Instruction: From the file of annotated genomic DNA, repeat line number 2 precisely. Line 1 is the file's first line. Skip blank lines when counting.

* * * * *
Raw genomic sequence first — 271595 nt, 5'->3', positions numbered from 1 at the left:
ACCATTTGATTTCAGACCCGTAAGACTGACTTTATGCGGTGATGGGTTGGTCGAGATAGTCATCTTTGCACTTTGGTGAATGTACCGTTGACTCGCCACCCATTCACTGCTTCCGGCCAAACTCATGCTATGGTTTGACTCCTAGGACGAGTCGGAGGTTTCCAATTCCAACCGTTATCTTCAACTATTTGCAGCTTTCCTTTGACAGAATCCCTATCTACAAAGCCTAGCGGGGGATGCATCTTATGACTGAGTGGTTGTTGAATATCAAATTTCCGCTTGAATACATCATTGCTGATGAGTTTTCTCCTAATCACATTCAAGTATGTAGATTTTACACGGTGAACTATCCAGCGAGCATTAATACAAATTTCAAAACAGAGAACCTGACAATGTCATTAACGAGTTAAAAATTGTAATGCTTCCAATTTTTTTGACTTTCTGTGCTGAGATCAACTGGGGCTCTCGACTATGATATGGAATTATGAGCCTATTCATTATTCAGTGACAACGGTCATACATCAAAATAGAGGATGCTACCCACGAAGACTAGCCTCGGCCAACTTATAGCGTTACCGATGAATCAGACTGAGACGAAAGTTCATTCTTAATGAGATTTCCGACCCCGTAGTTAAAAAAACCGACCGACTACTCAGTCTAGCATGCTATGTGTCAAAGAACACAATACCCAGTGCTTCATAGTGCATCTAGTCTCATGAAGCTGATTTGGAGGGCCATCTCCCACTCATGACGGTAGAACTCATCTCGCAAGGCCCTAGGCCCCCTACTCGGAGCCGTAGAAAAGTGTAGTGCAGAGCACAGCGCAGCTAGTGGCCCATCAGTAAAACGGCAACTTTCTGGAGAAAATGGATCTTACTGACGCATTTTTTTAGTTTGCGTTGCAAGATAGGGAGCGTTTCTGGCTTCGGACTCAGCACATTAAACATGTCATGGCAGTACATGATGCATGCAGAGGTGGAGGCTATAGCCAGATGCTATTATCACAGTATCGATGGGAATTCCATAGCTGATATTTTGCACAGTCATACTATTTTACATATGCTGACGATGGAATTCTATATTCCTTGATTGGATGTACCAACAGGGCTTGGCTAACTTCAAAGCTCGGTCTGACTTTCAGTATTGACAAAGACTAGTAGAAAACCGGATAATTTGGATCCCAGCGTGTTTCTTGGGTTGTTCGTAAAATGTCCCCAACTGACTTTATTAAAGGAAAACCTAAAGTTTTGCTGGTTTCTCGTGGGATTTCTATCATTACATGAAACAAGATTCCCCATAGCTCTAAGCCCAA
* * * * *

ACCATTTGATTTCAGACCCGTAAGACTGACTTTATGCGGTGATGGGTTGGTCGAGATAGTCATCTTTGCACTTTGGTGAATGTACCGTTGACTCGCCACCCATTCACTGCTTCCGGCCAAACTCATGCTATGGTTTGACTCCTAGGACGAGTCGGAGGTTTCCAATTCCAACCGTTATCTTCAACTATTTGCAGCTTTCCTTTGACAGAATCCCTATCTACAAAGCCTAGCGGGGGATGCATCTTATGACTGAGTGGTTGTTGAATATCAAATTTCCGCTTGAATACATCATTGCTGATGAGTTTTCTCCTAATCACATTCAAGTATGTAGATTTTACACGGTGAACTATCCAGCGAGCATTAATACAAATTTCAAAACAGAGAACCTGACAATGTCATTAACGAGTTAAAAATTGTAATGCTTCCAATTTTTTTGACTTTCTGTGCTGAGATCAACTGGGGCTCTCGACTATGATATGGAATTATGAGCCTATTCATTATTCAGTGACAACGGTCATACATCAAAATAGAGGATGCTACCCACGAAGACTAGCCTCGGCCAACTTATAGCGTTACCGATGAATCAGACTGAGACGAAAGTTCATTCTTAATGAGATTTCCGACCCCGTAGTTAAAAAAACCGACCGACTACTCAGTCTAGCATGCTATGTGTCAAAGAACACAATACCCAGTGCTTCATAGTGCATCTAGTCTCATGAAGCTGATTTGGAGGGCCATCTCCCACTCATGACGGTAGAACTCATCTCGCAAGGCCCTAGGCCCCCTACTCGGAGCCGTAGAAAAGTGTAGTGCAGAGCACAGCGCAGCTAGTGGCCCATCAGTAAAACGGCAACTTTCTGGAGAAAATGGATCTTACTGACGCATTTTTTTAGTTTGCGTTGCAAGATAGGGAGCGTTTCTGGCTTCGGACTCAGCACATTAAACATGTCATGGCAGTACATGATGCATGCAGAGGTGGAGGCTATAGCCAGATGCTATTATCACAGTATCGATGGGAATTCCATAGCTGATATTTTGCACAGTCATACTATTTTACATATGCTGACGATGGAATTCTATATTCCTTGATTGGATGTACCAACAGGGCTTGGCTAACTTCAAAGCTCGGTCTGACTTTCAGTATTGACAAAGACTAGTAGAAAACCGGATAATTTGGATCCCAGCGTGTTTCTTGGGTTGTTCGTAAAATGTCCCCAACTGACTTTATTAAAGGAAAACCTAAAGTTTTGCTGGTTTCTCGTGGGATTTCTATCATTACATGAAACAAGATTCCCCATAGCTCTAAGCCCAA